Yes, but: Delinquencies of 30 days or more rose year-to-year in only 15 states. Moreover, South Dakota, the state with the most significant increase, only rose by half a percentage point. CoreLogic economist Molly Boesel attributes much of the state’s low overall delinquency rate to low unemployment possible because of no natural disasters.
Property owners can stay protected if they:
Establish contingency plans to cover expenses not met by insurance or government assistance if a disaster strikes.
Regularly maintain their properties, including building structures, easements, and other infrastructure.
Stay informed about potential disaster risks, updates in the locality’s building codes, and changes in insurance coverage related to the area.
The bottom line: California, Florida, Hawaii, and other disaster-prone areas are teeming with potential investments.
But buyers in these places beware: One bad weather event can turn everything upside down.
Owners and investors should factor in climate risk from the start.
3. Catch up fast
LoanDepot is the latest victim of a cyberattack this week, preventing some of their loan servicing customers from being able to pay their mortgages. Forbes, Bleeping Computer, and InfoSecurity Magazine
Mr. Cooper, another large loan servicer, has been hit with a second class action suit consolidated into one large suit in Texas, because of a major data breach where a cyberattack of its systems exfiltrated the personal data of over 14.6 million customers in October and November last year. Mortgage Professionals of America Magazine
First American assured everyone that the funds in its bank subsidiary were safe and unaffected by the cybersecurity attack on that company that happened before Christmas and hobbled the company until last week. Insurance Business Magazine
Fidelity National Title disclosed that hackers stole data on 1.3 million customers from a cyberattack in November. Tech Crunch
Detroit beat Miami for the first time — in home price appreciation — last month. CNBC
Lots of agents but few or no sales for most of them. HousingWire
Consumers’ optimism is increasing about mortgage rates. DSNews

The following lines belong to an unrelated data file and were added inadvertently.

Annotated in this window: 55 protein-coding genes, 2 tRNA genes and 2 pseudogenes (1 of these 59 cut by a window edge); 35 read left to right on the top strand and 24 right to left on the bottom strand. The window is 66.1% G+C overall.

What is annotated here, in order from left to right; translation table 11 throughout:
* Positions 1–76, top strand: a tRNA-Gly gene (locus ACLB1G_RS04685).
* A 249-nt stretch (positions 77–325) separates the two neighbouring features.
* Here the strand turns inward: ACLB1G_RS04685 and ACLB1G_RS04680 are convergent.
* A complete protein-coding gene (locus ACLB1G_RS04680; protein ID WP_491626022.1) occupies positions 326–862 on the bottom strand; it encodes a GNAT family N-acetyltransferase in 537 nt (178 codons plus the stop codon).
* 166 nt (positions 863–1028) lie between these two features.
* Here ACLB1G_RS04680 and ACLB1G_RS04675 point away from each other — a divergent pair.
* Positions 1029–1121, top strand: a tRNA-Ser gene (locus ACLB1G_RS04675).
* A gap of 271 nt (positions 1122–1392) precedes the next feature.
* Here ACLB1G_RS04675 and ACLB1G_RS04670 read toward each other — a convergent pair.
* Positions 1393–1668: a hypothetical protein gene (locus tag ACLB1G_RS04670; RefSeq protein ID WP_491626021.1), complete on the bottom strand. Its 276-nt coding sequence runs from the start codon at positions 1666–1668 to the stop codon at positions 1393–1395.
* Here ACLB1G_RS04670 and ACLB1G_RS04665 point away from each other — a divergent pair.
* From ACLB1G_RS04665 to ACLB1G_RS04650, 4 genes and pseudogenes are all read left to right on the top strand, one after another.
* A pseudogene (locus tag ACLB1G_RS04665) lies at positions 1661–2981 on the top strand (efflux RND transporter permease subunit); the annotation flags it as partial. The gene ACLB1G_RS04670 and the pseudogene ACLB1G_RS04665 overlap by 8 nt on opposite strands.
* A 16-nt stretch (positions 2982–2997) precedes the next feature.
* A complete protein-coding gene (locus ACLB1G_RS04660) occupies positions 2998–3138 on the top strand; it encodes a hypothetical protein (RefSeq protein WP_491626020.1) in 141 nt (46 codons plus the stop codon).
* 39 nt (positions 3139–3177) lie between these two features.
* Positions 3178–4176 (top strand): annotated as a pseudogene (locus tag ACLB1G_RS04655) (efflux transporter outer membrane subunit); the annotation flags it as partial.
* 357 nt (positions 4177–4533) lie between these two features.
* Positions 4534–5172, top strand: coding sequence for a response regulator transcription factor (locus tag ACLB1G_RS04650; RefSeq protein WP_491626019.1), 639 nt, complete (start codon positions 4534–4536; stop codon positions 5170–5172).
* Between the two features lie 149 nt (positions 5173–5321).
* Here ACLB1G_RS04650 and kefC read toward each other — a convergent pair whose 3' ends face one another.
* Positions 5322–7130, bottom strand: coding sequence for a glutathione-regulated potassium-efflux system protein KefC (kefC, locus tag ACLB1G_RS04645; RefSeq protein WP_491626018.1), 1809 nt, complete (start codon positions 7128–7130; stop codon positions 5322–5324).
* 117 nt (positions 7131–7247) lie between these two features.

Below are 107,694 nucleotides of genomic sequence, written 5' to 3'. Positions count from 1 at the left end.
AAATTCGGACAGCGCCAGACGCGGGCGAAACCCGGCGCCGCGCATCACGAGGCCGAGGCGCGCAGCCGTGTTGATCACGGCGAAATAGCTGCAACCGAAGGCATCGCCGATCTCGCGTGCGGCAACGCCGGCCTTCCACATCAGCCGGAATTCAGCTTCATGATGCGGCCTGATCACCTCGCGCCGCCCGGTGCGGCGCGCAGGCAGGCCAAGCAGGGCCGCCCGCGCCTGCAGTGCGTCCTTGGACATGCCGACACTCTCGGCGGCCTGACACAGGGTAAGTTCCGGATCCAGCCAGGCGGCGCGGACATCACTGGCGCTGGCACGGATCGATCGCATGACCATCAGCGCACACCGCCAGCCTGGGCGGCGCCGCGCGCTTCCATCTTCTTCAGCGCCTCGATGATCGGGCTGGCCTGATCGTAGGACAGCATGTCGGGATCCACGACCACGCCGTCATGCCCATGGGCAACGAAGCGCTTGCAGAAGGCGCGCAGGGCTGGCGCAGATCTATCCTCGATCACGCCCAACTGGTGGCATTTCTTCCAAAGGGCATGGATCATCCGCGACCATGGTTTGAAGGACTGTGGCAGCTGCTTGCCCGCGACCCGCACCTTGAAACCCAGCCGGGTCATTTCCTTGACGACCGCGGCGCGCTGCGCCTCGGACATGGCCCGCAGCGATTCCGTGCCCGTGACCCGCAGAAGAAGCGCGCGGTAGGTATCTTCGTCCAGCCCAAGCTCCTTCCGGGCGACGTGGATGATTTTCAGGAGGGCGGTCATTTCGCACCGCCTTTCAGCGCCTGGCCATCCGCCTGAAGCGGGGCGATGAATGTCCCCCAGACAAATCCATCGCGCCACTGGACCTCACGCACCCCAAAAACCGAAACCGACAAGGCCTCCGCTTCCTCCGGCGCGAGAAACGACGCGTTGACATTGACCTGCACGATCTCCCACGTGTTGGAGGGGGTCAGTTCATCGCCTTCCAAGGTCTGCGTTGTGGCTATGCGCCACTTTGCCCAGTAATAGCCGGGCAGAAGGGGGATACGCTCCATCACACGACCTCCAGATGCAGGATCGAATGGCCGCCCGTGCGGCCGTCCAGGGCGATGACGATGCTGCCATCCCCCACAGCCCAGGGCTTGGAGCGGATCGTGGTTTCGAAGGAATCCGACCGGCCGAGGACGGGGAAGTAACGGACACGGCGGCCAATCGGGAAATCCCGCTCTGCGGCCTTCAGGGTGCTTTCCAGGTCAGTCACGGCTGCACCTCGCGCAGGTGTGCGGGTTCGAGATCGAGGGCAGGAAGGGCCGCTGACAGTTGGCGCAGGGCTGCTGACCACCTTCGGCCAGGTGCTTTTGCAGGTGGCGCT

Buffalo will be the hottest housing market in 2024, and Orlando is number 8 on the list. Zillow
The spring market will be so hot that it surprises you. HousingWire
4. Last Word
Filing the Florida annual report, the FinCEN BOI report, and many other business compliance reports isn’t that difficult.
Why it matters: Like many things that aren’t rocket science, you can do these reports on your own. But is that the highest and best use of your time?
What they’re saying: After last week’s newsletter went out, I got a few responses like, “why pay someone to do something I can do myself?”
The same question could be asked for a lot of things we face daily:
Changing air conditioner filters.
Cleaning the pool.
Mowing, weeding, and blowing the lawn.
Cleaning our homes.
Maintaining our website.
Writing a weekly newsletter…..
Yes, but: While a task may seem easy, savvy entrepreneurs consider every task before spending time to do it.
How long does it take them to do it?
How much time will they need to learn to do it?
What else could they be doing that they enjoy and are great at doing?
How much will it cost for someone else to do it versus how much their time is worth?
In other words: Savvy entrepreneurs focus on who and not how. They may understand the big picture of how to do a task or project, but they spend less energy and time finding the right person to do it instead.
The bottom line: Many of our clients have multiple companies and a lot of plates spinning at the end of a stick. The reason they have those is because they’ve spent a little energy to find the right “who” to handle the details, tasks, and projects so they don’t waste time figuring out “how” to do anything that isn’t the highest and best use of their time, energy, and focus.